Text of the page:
Almost every word has more than one meaning. Modern search engines solve this problem using knowledge bases. Yago was one of the first knowledge bases, developed by scientists at the Max Planck Institute for Informatics in Saarbrücken and the Télécom ParisTech in Paris. Last week, the researchers received an award for their work on Yago from the most important scientific journal in the field of artificial intelligence. Today, they are releasing Yago's source code.
"If you, for example, do a internet search for the German term 'Allianz', this is merely a collection of letters for the search engine," explains Professor Gerhard Weikum, Scientific Director at the Max Planck Institute for Computer Science in Saarbrücken. "With the aid of a knowledge base, this chain of letters can be mapped to possible meanings, for example, 'Allianz SE', the German financial and insurance services company, or the 'Rebel Alliance' from Star Wars films." These days, we cannot imagine not having this background knowledge in search engines, and it is only by the use of knowledge bases that Google for example can also show stock market prices, logos, and the managing director of Allianz SE in addition to the Web search results.
The knowledge bases began as academic research projects. "Especially Yago and, only a little later, DBpedia pioneered this field," Weikum says. The Yago project was the topic of the doctoral dissertation in 2007 by Fabian Suchanek at the Max Planck Institute for Informatics in Saarbrücken. More and more researchers took part in the project. Today, Yago is a collaboration of the Max Planck Institute, the Télécom ParisTech University, where Suchanek now holds a professorship, and the Max Planck spin-off, Ambiverse. Yago contains the knowledge of Wikipedia and other sources in a form that is readable for the computer. For example, the system knows that Allianz SE is headquartered in Munich, but also that the Rebel Alliance is fighting in the Star Wars universe.
Since many applications in various areas of industry are using artificial intelligence to be more efficient and, most importantly, easier to operate, Yago is seeing wide use. Applications can, with the help of Yago, search in several languages as well as classify facts both spatially and temporally. Therefore, search queries like this are possible: "Tell me all the scientists who lived in the 20th century, were awarded a Nobel Prize, and were born in the greater Stuttgart area." An application example is provided by Primal.com, a Canadian startup, which uses Yago to help businesses better understand the interests of their customers and make content and product recommendations that serve their individual needs. The most high-profile use of Yago in the last ten years was when IBM used it in the Watson artificial intelligence system, which won the Jeopardy! quiz show in 2011.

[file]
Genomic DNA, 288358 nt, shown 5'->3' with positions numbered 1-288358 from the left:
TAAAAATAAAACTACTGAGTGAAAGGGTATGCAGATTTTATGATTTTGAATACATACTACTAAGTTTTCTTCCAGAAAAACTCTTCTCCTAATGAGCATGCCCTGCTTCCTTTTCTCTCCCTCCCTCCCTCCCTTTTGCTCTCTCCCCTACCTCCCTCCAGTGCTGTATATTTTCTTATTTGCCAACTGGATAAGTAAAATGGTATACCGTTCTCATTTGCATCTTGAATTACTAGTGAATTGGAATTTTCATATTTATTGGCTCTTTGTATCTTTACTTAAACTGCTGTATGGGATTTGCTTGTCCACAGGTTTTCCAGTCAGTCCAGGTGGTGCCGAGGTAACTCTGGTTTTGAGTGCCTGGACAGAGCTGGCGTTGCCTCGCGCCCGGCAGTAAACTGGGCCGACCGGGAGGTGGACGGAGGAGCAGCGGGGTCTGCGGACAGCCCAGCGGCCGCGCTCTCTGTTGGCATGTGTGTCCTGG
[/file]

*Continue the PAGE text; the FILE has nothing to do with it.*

Ambiverse itself provides another application. The spin-off of the Max Planck Institute analyzed the Panama Papers using Yago a few months ago. In only a few hours, Ambiverse succeeded in getting new insights about the owners of the Panama accounts, a task that would otherwise have required extensive manual effort.
Such an analysis was only possible because Yago categorizes all persons into a semantic structure. Up to now, computers have been able to store vast amounts of data, but they have been able neither to classify nor to understand that data. With Yago's structure, however, the computer has the ability to distinguish, for example, between Gerd Müller, the '74 soccer world champion, and Gerd Müller, the German minister of development. Johannes Hoffart, Managing Director of Ambiverse, explains: "Yago assigns people to contexts, so it is easy to determine whether more athletes or more politicians have accounts in Panama", Hoffart points out. Such structures used to be created manually, which, however, is very complex - both in terms of production and verification.
With the procedure researchers have developed for Yago, they cleverly get around that tedious task. Yago systematically digs for information in Wikipedia's knowledge pool. Not only is the information as to whether the people are athletes or politicians brought into a machine-readable form, but also the relationships between them. Thus, the relation "has headquarters in" connects Allianz SE with the city of Munich. Every Wikipedia article becomes an entity in the Yago knowledge base. In this way, in Yago the researchers are able to provide nearly 17 million entities and 150 million relationships between them.
Last week, the researchers behind Yago were awarded the Prominent Paper Award which recognizes outstanding papers published in the Artificial Intelligence Journal (AIJ) that are exceptional in their significance and impact over the past 5 years. The AIJ is the most important journal in the field of artificial intelligence. The prize itself was awarded at this year's IJCAI in Melbourne, the most significant scientific conference in the field of AI. Today, they are releasing the source code for their knowledge base on the platform GitHub under the open source license GNU GPL v3. This software license ensures that everyone is allowed to run, study, modify, and share the protected program code. "The developer community is getting a high-quality knowledge base," explains Prof. Fabian Suchanek, founder of the project. "We are not only hoping for further applications for Yago, but also look forward to contributions from the developer community."
The source code can now be downloaded from the following link: https://github.com/yago-naga/yago3
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YAGO project page: www.mpi-inf.mpg.de/de/departme … arch/yago-naga/yago/